‘Imagine a world where a care home is at the heart of a community in the same way as a school or shop – a place where people enjoy visiting rather than dread that they might end up there.’
This was the vision of a national action research project I managed twenty years ago with NAPA, the National Activity Providers Association in the UK, which focused on exploring both the barriers and the possibilities for community engagement in care homes.
Key to this vision is reshaping the reputation and image of care homes. I have always said that we need someone to do for care homes, what J.K. Rowling did for boarding school – the ‘Hogwarts’ factor suddenly made them exciting and magical places with great food and interesting teachers! Sadly, not many people choose to go into a care home or consider them fun places? From my experience, care homes are often located either in remote rural places or in rather dull suburbs of towns. But there are some great care homes and day services which are right in the centre of a town or a village, where it feels much easier for people living and working in the homes to reach out to the wider community.
When working with Activity or Recreation Teams, I always encourage them to take a walk round the neighbourhood to see what is ‘on the doorstep’ for a possible visit or to invite individuals or organisations into the home. Is there a Garden Centre or football or hockey field? Where is the nearest school and what churches, synagogues or temples are in the area? Are there any pubs, bars, coffee shops or restaurants nearby? What about a farm or allotments/community garden? All of these places offer possible opportunities for an afternoon out or individuals working in them to come and visit.
One of the care homes where I used to work was very close to a local fire station. When I approached them about possibly visiting us in the home, there was much excitement when lots of handsome men and women entered the building in uniform! The manager was a little surprised as she said they had already completed their fire safety training, but I said that the firefighters were just coming in for a community visit. Just their presence generated lots of conversations and interactions! In another care home in Toronto, local retired police officers visited one of the men living in the Butterfly household who had also been a police officer. Where community connections like this can be made which relate to an individual’s interest or past life, this is even more meaningful. This man came to life when his two colleagues reminisced about the work they did.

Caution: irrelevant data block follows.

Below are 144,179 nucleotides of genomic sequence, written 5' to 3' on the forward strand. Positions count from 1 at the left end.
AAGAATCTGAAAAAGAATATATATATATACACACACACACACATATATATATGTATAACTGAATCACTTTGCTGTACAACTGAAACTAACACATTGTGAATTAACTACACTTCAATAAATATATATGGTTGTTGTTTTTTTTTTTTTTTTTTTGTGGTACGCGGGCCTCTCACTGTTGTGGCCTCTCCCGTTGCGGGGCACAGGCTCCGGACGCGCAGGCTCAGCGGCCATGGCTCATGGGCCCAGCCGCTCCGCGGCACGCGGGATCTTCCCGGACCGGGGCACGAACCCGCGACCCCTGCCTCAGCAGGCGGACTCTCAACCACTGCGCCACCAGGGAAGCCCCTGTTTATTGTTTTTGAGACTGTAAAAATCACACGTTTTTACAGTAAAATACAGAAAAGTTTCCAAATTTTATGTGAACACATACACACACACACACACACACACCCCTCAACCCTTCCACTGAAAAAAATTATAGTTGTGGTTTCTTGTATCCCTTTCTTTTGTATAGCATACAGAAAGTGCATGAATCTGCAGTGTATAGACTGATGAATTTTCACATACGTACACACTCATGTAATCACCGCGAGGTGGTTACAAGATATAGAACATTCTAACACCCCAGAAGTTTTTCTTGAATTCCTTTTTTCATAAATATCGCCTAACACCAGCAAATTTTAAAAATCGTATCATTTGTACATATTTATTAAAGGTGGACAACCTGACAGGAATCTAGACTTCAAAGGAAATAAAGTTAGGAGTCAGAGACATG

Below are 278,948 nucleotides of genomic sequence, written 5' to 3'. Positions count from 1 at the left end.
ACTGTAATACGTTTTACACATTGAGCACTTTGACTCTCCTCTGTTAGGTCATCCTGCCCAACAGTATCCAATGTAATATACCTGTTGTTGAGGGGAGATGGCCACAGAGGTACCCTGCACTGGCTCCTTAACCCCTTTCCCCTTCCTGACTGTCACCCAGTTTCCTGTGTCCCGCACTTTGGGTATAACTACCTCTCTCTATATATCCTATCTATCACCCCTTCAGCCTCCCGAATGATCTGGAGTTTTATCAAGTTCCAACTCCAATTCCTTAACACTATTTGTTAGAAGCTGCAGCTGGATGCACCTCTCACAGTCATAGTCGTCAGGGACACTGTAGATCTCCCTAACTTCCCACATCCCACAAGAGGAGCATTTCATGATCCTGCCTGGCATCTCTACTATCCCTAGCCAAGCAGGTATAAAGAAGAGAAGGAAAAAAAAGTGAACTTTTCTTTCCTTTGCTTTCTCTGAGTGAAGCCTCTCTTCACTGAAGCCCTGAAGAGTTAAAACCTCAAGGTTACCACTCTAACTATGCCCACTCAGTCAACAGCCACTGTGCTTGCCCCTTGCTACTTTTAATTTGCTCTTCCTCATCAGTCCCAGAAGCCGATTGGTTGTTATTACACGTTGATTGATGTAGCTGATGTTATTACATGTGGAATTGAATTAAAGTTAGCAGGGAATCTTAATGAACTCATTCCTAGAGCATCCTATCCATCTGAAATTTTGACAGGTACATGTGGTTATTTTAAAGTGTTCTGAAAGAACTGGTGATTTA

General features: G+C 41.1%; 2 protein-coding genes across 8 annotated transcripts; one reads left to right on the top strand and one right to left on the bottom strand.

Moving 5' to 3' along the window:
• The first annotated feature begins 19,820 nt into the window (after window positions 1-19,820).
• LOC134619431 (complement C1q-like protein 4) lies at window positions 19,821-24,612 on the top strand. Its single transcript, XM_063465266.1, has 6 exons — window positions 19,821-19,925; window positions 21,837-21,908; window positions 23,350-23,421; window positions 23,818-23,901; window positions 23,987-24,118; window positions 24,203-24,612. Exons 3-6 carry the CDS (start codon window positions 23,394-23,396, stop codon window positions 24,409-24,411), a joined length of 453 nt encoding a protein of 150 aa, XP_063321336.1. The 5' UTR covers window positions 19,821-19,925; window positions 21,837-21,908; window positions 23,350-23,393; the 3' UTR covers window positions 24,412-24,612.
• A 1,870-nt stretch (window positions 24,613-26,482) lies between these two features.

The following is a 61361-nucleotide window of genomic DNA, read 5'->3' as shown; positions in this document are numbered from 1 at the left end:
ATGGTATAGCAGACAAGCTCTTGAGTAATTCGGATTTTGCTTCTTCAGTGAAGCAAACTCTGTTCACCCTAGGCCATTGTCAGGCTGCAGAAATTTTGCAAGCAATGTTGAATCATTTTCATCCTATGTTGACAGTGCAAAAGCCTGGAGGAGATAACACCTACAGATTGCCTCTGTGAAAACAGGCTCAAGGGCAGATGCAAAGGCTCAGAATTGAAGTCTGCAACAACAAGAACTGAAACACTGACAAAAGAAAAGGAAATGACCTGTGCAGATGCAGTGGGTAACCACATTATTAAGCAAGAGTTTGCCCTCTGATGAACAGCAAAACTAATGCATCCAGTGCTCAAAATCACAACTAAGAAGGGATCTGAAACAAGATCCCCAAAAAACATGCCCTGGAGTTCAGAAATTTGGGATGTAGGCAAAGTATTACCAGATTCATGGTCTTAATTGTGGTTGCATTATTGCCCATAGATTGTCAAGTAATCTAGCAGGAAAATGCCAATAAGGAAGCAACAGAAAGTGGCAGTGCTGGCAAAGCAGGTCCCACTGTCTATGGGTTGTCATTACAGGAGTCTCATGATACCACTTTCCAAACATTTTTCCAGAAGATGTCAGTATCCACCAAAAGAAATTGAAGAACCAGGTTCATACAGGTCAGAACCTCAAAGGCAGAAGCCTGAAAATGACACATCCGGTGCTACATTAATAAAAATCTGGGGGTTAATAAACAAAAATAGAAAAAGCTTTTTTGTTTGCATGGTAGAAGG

When looking for volunteers from the community (and doing any advertising), it is important to be quite specific about what you are looking for e.g. “Are you a dog lover and keen gardener who would enjoy visiting an 85-year-old woman who is missing her garden and dogs now she has moved into a care home?” is much more likely to get a positive response than “Volunteer needed to visit elderly person in care home.” I remember contacting a specialist radio station called Jazz FM about finding people to visit a very isolated older Jamaican man who had had a stroke and who previously worked at the famous Ronnie Scott’s Jazz Club in Soho in central London. Three Jazz lovers responded and visited him regularly to listen to music together and one of them managed to organise a trip back to Ronnie Scott’s for a night, where he was greeted like a V.I.P!
One of the great positives of Butterfly homes is they often have very vibrant and colourful environments and this can make it much more likely that young children will regard them as a ‘destination’ rather than a duty visit. We need to do all we can to bring more of the ‘Hogwarts’ factor into care settings so that community contacts can be more easily fostered and maintained.